The branch terminates after a nice big lazy 180 degree curve at a station called Georgiavale. The station has been planned and timber ordered, more free Melamine and will be installed as soon as it has arrived. 

The layout will be driven using NCE DCC. A safe working system is being planned as part of the installation. I will be following typical NSW operations using Semaphore signals, as well as staff and ticket for the branch.

An operating program will be developed to spice up a running session. Rather than get involved with a fast clock it will be more a case of next train is such and such and it will have instructions such as a cross, wait for, shunting, meet and final destination.

The drawing above, straight from SCARM, is Georgiavale. Fairly simple really with an interesting arrangement to access the turntable. There is a little more to work out around the table, such as coal and water, possibly a single road engine shed and I am considering two locations for stockyards, one being on the station approach.

The through station is early in the planning stages but will follow some of the features of Griffith, where I grew up. Adding interest to this station, will be an industrial line which will reach right around to Jerome Junction some 4 to 5 metres away. On this line will be several rail customers such as fuel depots and rural customers, maybe even a brewer's warehouse, Can't have a dry town.... 


I have taken a little criticism from some of my friends for using some set track items. I think though that I have made the correct choice for me. The layout is being built in a garage, in the Riverina, where temperatures range from -4 or -5 to the mid 40s. Expansion and contraction of the rail is expected to be a factor. Even with lining and insulation, shed temperatures are not always going to be very comfortable. 

To this end, I have decided to use some Atlas set track curves. These are available in larger radius pieces and at reasonable cost. Jerome Junction and Georgiavale have been been designed using Peco long curved points and Atlas 24 inch radius set track. Yes, a larger radius would have been nicer, but space is not going to allow that. I can live with 24 inch. It does mean a few more track feeds to add, but they only need to be added once.

Laying flex track to any radius is easy using track setter templates. But I felt that using 24 as a minimum, along with the possible temperature range, was asking for trouble with kinked track. The set track pieces introduce more joints into the curve for movement and a fixed radius hopefully eliminating unwanted kinks in my minimum radius curves. I did learn quickly to throw the Atlas track joiners away though, they are way too sloppy fitting and caused poorly aligned rail at joints. Easily rectified by using all Peco joiners, I simply discard the Atlas ones....

Code? I am using code 100 track. I have been collecting track and points for this project a long time and really don't want to start all over. I do have some code 55 rail stored away for other planned projects.

Stay tuned.....

Wednesday, December 10, 2014

Enforced Break

I have had a very hard few months unfortunately. I do not recommend standing under a falling tree. Many who know me have been keeping up with my progress and I thank you for the messages. I am back at the work bench and will post a new chapter soon in the build a loco series.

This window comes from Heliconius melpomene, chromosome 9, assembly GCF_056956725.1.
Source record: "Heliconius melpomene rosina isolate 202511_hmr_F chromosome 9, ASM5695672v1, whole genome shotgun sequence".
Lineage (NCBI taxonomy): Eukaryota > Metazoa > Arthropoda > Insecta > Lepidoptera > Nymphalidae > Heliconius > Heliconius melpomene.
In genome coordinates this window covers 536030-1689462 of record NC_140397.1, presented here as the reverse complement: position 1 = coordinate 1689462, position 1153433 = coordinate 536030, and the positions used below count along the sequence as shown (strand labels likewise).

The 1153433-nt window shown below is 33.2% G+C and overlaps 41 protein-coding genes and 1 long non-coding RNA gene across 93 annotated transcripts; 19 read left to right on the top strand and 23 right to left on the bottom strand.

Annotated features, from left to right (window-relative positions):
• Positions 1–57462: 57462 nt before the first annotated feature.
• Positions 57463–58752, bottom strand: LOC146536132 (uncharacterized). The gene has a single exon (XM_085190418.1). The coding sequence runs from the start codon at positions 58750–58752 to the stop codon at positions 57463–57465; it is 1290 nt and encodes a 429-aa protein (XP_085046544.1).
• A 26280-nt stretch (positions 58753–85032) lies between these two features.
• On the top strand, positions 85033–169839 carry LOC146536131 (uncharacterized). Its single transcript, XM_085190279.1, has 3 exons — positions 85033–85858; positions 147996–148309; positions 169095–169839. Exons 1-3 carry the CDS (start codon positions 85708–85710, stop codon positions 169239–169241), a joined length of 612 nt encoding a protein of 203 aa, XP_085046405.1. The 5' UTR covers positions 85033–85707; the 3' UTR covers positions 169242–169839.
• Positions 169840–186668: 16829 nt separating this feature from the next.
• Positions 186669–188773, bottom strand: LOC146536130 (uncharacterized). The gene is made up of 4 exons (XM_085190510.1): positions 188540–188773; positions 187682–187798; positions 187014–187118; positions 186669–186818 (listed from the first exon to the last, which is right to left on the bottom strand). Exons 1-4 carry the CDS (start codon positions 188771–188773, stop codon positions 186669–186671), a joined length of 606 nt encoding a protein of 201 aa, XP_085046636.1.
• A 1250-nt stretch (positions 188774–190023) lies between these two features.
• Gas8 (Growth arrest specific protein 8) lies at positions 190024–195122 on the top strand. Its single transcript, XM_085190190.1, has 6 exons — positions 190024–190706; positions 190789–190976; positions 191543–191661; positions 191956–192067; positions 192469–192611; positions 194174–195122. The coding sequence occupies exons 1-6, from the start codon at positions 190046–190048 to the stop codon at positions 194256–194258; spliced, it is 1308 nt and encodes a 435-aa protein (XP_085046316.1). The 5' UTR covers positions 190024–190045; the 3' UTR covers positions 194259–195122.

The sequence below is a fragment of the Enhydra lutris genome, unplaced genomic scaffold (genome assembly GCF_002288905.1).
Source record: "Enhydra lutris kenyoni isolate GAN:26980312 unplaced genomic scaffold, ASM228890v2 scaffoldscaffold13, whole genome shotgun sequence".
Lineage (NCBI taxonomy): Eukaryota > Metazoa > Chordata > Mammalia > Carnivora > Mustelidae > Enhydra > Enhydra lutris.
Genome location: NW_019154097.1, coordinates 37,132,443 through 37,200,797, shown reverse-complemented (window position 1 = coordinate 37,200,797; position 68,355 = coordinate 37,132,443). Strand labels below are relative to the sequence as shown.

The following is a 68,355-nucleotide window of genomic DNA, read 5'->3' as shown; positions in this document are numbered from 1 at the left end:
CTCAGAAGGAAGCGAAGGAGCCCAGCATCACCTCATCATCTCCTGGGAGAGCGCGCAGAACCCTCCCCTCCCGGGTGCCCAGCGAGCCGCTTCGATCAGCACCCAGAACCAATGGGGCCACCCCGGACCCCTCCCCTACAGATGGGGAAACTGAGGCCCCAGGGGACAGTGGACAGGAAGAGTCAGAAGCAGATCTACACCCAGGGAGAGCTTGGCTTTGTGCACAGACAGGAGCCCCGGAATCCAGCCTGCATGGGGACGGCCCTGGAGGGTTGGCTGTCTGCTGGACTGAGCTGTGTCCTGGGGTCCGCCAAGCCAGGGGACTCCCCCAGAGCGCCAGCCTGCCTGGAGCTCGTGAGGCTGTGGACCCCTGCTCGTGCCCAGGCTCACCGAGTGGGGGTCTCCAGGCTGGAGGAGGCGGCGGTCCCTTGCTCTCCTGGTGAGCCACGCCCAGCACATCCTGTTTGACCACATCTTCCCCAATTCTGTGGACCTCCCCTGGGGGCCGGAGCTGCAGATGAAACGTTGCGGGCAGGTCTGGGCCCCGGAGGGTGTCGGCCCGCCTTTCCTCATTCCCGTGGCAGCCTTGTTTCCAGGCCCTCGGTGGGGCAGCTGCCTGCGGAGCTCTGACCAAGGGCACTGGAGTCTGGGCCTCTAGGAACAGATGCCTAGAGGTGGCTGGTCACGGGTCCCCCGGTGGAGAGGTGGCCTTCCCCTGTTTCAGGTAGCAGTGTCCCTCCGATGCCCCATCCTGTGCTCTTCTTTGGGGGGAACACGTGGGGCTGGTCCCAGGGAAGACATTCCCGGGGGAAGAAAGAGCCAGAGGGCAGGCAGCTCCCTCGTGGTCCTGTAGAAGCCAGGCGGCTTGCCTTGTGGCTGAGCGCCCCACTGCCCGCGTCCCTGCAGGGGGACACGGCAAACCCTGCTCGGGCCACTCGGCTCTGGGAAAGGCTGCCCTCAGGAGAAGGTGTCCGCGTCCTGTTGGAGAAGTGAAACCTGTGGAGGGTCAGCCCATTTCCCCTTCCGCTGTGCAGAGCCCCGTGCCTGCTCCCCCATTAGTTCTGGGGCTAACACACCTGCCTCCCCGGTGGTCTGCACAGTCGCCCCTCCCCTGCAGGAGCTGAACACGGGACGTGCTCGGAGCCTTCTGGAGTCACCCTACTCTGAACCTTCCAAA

Monday, May 13, 2013

Cylinders And Other Geometry

The end of my last post saw us with a chassis ready to solder together. Well, almost.

We need to address two things with the chassis first. The rear of both side-frames has an ear which is bent to 90deg away from the chassis. These support the rear of the cab/boiler assembly. You will find this arrangement on many locomotive kits. I generally fit what is going to be attached to these ears later before I solder the rear spreader in, just to keep the two aligned correctly so that assembly later is not an issue. This may sometimes see them having to be re-bent or simply adjusted a little so that all is well. Doing this now will save a lot of heartache later.  For bending things like these ears, I use a HOLD N FOLD from Gwydir Valley Models. You do not need one as a good smooth jawed pair of plyers will suffice, but it does make bending brass a lot easier and neater. Once you have one, you will not part with it.

By the way, the photos in this blog entry are of an NN chassis which is very similar to the 35, funny that. I constructed this one while at Kaleen Model Rail Show this year demonstrating to modellers and the general public. I have not even cleaned it yet..... You can tell by the little bit of blue grease beside the RH ear. This is the copper being leached from the etching by some LACO flux residue. That is the only downfall of the flux. A quick bath is warm soapy water will fix that.

The second and most important, is to ensure that the wheels and axles are going to be square to the rail-head.

Locate the bearing cover plate, the white metal casting fitted below the chassis in the picture above, clean it up and give it a buff with a soft brass brush to remove any oxidation and or mold release. Locate and clean up the spring castings and fit them AFTER you fit the cover plate to the chassis with the screws supplied for the purpose. This will ensure that it all stays straight and square. For this job I use BGM flux and BGM or Carr's 70 solder. Your Iron needs to be set about 200C.